Instead of outsourcing his borrowing and our investing needs to a Wall Street bank, we brought it back home. And, unlike the investments in our 401k plans (which rarely produce 20-percent returns anymore, anyway), we have a direct connection—a personal stake—in what happens to Comfort. We want more good food in our town, more places to congregate, and a more thriving local economy. And now that we also have a financial interest in keeping Comfort in business—how else to spend a thousand bucks of credit?—we will be recommending the place to our friends. This is good for everybody, and represents a very different style of commerce than most of us are used to in our otherwise highly disconnected strip-mall reality.
The entire scheme harkens back to an era long before centralized, bank-issued currency dominated economics. Back in the late Middle Ages, most towns had their own currencies that functioned right alongside centrally issued “coin of the realm.” Instead of being lent into existence by a bank, local currencies were earned into existence through agriculture. A farmer brought his crop to the grain store, and received a receipt for the amount he deposited. This receipt could be broken up and used as money.
The interesting thing about these local currencies is that they lost value over time. The grain store needed to be paid, and a certain amount of barley or wheat was lost to spoilage. So each year, the grain store reissued the currency—at a slightly lower value. This meant that instead of storing money, people spent it as fast as possible. It was constantly circulated, since holding onto it meant losing value. People invested in preventive maintenance on their equipment and higher wages. Workers ate and lived well; women were actually taller in late Middle Ages England than at any time since.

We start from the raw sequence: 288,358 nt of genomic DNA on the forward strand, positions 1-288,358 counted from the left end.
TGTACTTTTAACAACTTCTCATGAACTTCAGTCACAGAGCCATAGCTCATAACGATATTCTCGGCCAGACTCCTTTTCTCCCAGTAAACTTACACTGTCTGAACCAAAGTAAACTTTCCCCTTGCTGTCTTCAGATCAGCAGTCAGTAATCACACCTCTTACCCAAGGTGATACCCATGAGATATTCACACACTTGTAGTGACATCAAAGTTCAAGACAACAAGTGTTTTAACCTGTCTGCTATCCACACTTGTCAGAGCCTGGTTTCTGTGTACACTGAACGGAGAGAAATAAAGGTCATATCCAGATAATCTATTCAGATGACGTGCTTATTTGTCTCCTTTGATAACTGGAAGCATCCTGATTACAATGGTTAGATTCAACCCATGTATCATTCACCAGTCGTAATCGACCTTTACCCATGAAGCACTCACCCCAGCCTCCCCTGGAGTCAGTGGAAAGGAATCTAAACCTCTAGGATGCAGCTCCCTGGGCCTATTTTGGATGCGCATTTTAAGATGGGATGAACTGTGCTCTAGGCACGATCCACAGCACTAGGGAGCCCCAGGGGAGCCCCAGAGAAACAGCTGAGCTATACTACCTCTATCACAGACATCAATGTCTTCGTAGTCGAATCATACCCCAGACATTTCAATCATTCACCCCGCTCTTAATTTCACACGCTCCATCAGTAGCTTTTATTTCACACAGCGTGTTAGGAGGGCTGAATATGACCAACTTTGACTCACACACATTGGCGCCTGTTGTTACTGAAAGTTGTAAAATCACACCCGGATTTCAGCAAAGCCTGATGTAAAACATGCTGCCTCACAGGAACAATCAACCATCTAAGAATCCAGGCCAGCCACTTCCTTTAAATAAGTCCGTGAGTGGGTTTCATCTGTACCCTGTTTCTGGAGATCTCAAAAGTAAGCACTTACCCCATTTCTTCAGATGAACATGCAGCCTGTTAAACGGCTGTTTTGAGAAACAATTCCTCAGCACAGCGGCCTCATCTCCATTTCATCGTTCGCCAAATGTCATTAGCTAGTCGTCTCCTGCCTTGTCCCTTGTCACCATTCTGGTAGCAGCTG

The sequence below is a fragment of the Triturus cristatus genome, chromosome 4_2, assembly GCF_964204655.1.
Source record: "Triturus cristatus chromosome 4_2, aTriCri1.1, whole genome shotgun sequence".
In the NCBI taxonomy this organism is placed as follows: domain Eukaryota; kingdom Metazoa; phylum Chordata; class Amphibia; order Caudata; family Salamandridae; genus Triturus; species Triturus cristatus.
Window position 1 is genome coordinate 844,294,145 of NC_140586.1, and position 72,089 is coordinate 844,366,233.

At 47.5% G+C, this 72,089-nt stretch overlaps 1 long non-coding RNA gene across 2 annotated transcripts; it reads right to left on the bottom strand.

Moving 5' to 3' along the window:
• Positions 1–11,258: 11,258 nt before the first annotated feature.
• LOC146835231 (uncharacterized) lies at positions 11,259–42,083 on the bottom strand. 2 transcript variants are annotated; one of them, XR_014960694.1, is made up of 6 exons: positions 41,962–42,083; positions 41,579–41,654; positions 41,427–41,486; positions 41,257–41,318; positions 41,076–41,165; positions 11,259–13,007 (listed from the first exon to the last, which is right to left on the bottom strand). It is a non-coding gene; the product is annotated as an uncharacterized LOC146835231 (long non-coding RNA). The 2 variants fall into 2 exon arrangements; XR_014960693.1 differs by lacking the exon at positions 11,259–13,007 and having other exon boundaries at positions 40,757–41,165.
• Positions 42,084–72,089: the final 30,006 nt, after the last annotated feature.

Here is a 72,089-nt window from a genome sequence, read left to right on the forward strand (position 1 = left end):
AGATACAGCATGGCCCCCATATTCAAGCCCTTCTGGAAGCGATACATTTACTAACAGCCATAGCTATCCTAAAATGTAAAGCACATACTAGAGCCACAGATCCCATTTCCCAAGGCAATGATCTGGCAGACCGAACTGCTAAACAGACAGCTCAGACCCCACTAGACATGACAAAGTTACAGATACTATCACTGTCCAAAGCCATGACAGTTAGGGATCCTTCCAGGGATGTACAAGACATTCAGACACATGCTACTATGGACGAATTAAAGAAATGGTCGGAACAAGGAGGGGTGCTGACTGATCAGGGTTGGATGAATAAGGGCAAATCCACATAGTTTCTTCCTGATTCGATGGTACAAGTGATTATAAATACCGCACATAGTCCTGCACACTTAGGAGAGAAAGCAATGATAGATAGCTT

Those who needed it still used centralized currency for long-distance transactions, but the vast majority of people did just fine transacting with locals. In fact, there was so much money available to these small communities that they began investing in projects that would take generations to complete. The great cathedrals of Europe were not funded by any central bank or the Vatican, but by small communities looking to invest their profits in their own futures. The cathedrals they built drew pilgrims from around the world, and bequeathed prosperity to their grandchildren.
Of course, once monarchs got wind of how much extra money was floating around, they outlawed local currencies and forced their citizens to borrow the money they needed from central banks. As a result, local commerce and reinvestment was overrun by long-distance trade, powerfully chartered corporations, and larger, non-local players with better access to the king’s treasury.
It may have taken a few centuries, but the banking system created to extract the value from local communities has finally revealed its weakness in permitting human-scaled, local commerce from taking place. Instead of focusing on how to save the biggest players, we might take a lesson from our European ancestors and look at the many ways we can provide for one another what we have for so long relied on distant corporations to do for us. And Westchester, with its vast pools of talent, access to resources, scenic beauty, already strong education, and highly varied terrain, is uniquely poised to reinvent itself for a more sustainable commercial and cultural future.
New York may be the best in the world at a whole lot of things—from literature and arts to fashion and finance—and we are the best of New York. There’s no good reason we can’t begin doing for Westchester what we’ve been doing for pretty much everyone else. While the Comfort Lounge may not stand up in scale or importance to Chartres, the underlying ethos that has brought it to life is the same: local people investing their time and energy locally.
It’s more efficient, more immediate, and a whole lot more fun.
Douglas Rushkoff is the author, most recently, of Life Inc: How the World Became a Corporation and How To Take It Back.